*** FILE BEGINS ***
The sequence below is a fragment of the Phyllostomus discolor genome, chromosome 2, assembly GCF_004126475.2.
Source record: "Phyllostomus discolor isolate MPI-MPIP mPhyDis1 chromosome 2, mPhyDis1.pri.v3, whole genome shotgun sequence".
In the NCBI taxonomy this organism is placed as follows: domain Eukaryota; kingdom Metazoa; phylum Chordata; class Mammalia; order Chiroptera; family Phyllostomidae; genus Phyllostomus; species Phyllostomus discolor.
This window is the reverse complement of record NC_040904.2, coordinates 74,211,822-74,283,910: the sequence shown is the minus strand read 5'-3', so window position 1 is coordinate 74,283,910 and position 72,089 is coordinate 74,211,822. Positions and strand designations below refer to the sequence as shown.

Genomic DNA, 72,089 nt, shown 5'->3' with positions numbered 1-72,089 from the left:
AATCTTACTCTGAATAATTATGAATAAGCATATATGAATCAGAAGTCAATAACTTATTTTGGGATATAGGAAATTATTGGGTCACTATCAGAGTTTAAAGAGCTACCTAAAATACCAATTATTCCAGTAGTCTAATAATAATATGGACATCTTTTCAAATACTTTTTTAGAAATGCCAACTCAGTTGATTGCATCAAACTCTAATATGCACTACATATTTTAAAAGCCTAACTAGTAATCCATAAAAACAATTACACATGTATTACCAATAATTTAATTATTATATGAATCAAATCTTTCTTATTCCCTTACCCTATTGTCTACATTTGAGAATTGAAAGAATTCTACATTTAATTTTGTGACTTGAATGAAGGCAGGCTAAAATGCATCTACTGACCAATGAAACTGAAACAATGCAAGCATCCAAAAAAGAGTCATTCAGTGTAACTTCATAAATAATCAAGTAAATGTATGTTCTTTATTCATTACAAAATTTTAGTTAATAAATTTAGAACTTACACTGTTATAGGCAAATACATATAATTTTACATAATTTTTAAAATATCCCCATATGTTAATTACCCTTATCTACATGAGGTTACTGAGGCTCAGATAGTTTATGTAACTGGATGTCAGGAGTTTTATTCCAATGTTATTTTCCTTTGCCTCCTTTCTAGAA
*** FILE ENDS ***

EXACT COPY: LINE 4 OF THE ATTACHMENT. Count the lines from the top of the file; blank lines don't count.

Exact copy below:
This window is the reverse complement of record NC_040904.2, coordinates 74,211,822-74,283,910: the sequence shown is the minus strand read 5'-3', so window position 1 is coordinate 74,283,910 and position 72,089 is coordinate 74,211,822. Positions and strand designations below refer to the sequence as shown.